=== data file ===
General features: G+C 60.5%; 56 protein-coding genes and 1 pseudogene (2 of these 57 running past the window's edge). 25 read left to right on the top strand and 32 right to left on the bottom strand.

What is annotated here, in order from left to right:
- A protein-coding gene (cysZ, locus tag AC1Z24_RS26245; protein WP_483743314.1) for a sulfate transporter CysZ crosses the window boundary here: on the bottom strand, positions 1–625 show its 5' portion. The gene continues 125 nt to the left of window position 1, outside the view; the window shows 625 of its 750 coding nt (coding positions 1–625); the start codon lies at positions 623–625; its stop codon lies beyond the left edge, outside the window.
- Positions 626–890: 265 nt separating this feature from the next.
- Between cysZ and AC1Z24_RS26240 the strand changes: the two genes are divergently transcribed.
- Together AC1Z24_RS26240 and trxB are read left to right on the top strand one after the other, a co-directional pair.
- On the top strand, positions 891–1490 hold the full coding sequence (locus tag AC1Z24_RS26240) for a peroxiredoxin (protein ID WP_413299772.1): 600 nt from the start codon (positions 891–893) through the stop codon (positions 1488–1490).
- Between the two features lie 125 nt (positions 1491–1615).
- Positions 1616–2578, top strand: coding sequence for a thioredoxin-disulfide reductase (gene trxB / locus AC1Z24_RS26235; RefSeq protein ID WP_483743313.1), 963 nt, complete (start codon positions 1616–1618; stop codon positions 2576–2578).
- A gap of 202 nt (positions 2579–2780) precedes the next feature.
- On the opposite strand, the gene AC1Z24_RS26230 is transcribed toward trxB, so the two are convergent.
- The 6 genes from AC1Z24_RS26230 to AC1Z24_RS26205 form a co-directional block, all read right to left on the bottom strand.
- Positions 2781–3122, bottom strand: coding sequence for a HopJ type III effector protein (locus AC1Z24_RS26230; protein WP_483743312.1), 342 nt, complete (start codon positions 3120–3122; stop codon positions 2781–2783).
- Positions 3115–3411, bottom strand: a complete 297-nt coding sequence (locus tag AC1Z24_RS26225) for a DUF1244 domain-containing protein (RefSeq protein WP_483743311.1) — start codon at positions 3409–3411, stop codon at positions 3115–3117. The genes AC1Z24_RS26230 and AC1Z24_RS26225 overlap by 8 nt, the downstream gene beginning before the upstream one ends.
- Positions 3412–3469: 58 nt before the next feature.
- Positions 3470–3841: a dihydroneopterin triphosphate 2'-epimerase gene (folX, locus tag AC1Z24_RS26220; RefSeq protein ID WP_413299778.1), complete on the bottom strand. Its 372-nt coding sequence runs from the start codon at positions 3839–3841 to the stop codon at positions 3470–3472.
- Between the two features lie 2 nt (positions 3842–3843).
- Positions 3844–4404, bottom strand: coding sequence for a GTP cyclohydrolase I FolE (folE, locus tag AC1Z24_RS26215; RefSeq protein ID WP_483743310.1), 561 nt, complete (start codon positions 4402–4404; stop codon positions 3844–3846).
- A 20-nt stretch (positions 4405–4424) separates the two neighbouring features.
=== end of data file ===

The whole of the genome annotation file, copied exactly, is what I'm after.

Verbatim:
General features: G+C 60.5%; 56 protein-coding genes and 1 pseudogene (2 of these 57 running past the window's edge). 25 read left to right on the top strand and 32 right to left on the bottom strand.

What is annotated here, in order from left to right:
- A protein-coding gene (cysZ, locus tag AC1Z24_RS26245; protein WP_483743314.1) for a sulfate transporter CysZ crosses the window boundary here: on the bottom strand, positions 1–625 show its 5' portion. The gene continues 125 nt to the left of window position 1, outside the view; the window shows 625 of its 750 coding nt (coding positions 1–625); the start codon lies at positions 623–625; its stop codon lies beyond the left edge, outside the window.
- Positions 626–890: 265 nt separating this feature from the next.
- Between cysZ and AC1Z24_RS26240 the strand changes: the two genes are divergently transcribed.
- Together AC1Z24_RS26240 and trxB are read left to right on the top strand one after the other, a co-directional pair.
- On the top strand, positions 891–1490 hold the full coding sequence (locus tag AC1Z24_RS26240) for a peroxiredoxin (protein ID WP_413299772.1): 600 nt from the start codon (positions 891–893) through the stop codon (positions 1488–1490).
- Between the two features lie 125 nt (positions 1491–1615).
- Positions 1616–2578, top strand: coding sequence for a thioredoxin-disulfide reductase (gene trxB / locus AC1Z24_RS26235; RefSeq protein ID WP_483743313.1), 963 nt, complete (start codon positions 1616–1618; stop codon positions 2576–2578).
- A gap of 202 nt (positions 2579–2780) precedes the next feature.
- On the opposite strand, the gene AC1Z24_RS26230 is transcribed toward trxB, so the two are convergent.
- The 6 genes from AC1Z24_RS26230 to AC1Z24_RS26205 form a co-directional block, all read right to left on the bottom strand.
- Positions 2781–3122, bottom strand: coding sequence for a HopJ type III effector protein (locus AC1Z24_RS26230; protein WP_483743312.1), 342 nt, complete (start codon positions 3120–3122; stop codon positions 2781–2783).
- Positions 3115–3411, bottom strand: a complete 297-nt coding sequence (locus tag AC1Z24_RS26225) for a DUF1244 domain-containing protein (RefSeq protein WP_483743311.1) — start codon at positions 3409–3411, stop codon at positions 3115–3117. The genes AC1Z24_RS26230 and AC1Z24_RS26225 overlap by 8 nt, the downstream gene beginning before the upstream one ends.
- Positions 3412–3469: 58 nt before the next feature.
- Positions 3470–3841: a dihydroneopterin triphosphate 2'-epimerase gene (folX, locus tag AC1Z24_RS26220; RefSeq protein ID WP_413299778.1), complete on the bottom strand. Its 372-nt coding sequence runs from the start codon at positions 3839–3841 to the stop codon at positions 3470–3472.
- Between the two features lie 2 nt (positions 3842–3843).
- Positions 3844–4404, bottom strand: coding sequence for a GTP cyclohydrolase I FolE (folE, locus tag AC1Z24_RS26215; RefSeq protein ID WP_483743310.1), 561 nt, complete (start codon positions 4402–4404; stop codon positions 3844–3846).
- A 20-nt stretch (positions 4405–4424) separates the two neighbouring features.